U.S. Patent X000001 was granted on July 31, 1790 to Samuel Hopkins. The original document went missing for many years, only resurfacing in 1956.

The inventor named is Samuel Hopkins, but which Samuel Hopkins was much in dispute until fairly recently. For many years a small town in Vermont celebrated their local resident as the inventor of U.S. Patent X000001, marking the location with a historical marker on the Pittsville, Vermont village green. The marker stood, from 1956 until just a couple of years ago, even in the face of documentation first published in 1998 by a lawyer historian in Philadelphia, David Maxey. Maxey’s generally accepted research shows the patent was issued to an inventor Samuel Hopkins of Philadelphia.

The entirety of the patent is reproduced below. It is signed by President George Washington, Secretary of State Thomas Jefferson, and Attorney General Edmund Randolph.

U.S. Patent X000001
U.S. Patent X000001

Demonstrating a serial entrepreneur’s bent, Hopkins took out two later patents in addition to his first patent. And less than a year after the potash patent was granted in the United States, the Quebec Parliament passed an ordinance to “reward” him for his discovery. Legal experts now consider this Canada’s first patent.

The invention is for a potash refining process, today an obscure and seemingly low tech process in light of today’s technologies, but closer review highlights this as a worthy predecessor for all of the technology to follow. As is well described in Henry M. Paynter’s INVENTION & TECHNOLOGY article (paraphrased hereafter), Patent X000001 was not only the first of its kind but also vitally linked the nation’s early economy. In fact, potash was America’s first industrial chemical. Potash was essential for making soap and glass, dyeing fabrics, baking, and making saltpeter for gunpowder.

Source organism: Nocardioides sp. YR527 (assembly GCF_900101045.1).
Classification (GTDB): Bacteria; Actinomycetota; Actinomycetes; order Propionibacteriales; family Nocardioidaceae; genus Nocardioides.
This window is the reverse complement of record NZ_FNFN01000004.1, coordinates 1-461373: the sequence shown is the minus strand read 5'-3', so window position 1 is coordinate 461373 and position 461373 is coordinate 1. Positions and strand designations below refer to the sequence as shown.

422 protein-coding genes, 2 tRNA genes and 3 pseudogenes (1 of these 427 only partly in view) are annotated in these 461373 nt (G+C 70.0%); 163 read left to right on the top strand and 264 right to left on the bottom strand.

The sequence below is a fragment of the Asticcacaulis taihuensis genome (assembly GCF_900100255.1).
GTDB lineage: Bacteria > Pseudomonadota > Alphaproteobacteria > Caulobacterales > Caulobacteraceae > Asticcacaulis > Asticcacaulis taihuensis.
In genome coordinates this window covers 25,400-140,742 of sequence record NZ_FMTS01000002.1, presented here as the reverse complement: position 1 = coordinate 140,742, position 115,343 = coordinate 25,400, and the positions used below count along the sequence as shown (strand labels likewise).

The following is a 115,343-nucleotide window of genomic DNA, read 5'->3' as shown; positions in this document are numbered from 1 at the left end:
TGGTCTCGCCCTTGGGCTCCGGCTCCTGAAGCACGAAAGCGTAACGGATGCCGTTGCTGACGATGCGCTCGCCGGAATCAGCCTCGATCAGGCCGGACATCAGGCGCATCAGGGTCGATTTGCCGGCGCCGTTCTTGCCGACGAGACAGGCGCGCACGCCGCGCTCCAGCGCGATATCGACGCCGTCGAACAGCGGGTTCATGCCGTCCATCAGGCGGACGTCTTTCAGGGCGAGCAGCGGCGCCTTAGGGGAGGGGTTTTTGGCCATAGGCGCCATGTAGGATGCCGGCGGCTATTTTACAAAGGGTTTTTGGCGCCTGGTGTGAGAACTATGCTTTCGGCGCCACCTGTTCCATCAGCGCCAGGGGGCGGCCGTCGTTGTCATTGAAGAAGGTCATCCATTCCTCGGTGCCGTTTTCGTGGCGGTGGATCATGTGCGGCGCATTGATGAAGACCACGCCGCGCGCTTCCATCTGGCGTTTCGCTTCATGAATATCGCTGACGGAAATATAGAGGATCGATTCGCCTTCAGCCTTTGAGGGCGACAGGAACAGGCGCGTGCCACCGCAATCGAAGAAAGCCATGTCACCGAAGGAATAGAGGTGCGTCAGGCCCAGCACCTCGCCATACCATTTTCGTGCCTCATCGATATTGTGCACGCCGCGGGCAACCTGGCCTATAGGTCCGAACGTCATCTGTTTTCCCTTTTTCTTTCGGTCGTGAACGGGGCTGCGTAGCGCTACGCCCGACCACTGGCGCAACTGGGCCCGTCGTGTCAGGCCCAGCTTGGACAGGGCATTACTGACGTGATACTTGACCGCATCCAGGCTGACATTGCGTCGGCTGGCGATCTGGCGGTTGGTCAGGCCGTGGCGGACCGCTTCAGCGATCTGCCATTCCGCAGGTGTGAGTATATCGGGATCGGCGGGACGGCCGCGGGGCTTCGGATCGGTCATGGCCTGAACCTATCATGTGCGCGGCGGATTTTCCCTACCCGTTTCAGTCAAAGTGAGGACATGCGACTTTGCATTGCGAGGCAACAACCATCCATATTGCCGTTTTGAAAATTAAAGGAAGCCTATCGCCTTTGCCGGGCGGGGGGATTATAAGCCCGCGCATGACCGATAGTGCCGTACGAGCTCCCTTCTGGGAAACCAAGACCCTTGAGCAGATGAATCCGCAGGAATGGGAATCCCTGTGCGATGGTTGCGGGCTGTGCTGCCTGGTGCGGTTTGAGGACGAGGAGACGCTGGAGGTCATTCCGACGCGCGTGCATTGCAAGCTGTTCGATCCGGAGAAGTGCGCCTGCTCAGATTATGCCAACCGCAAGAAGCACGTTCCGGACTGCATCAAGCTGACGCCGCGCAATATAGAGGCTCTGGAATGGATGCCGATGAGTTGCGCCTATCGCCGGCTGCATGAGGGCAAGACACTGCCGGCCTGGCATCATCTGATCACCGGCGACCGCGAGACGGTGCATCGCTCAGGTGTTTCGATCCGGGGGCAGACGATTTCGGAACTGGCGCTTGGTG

During the fourteen-year term of Hopkins’s patent, potash sold at from two hundred to three hundred dollars a ton, and over this period more than ninety thousand tons, worth at least twenty million dollars, were exported from the United States. If were anywhere near Hopkins’s estimates, this arrangement was a bargain for the asheries as well.

The forest-based potash industry of the colonial days, with abundant hardwood forests, is now long gone, but it was essential in the early years of the nation, and Samuel Hopkins’ patent permitted it to thrive. Potassium salts continue to be invaluable industrial and agricultural chemicals, and a stream of important patents concerning them has followed Samuel Hopkins’s down to this day. Moreover, his disclosure, marketing plan, and license agreements, set worthy precedents for subsequent inventors.
1. Paynter article from INVENTION & TECHNOLOGY, Fall 1990;
2. Maxey’s articles from The PENNSYLVANIA MAGAZINE of HISTORY & BIOGRAPHY, Jan/Apr 1998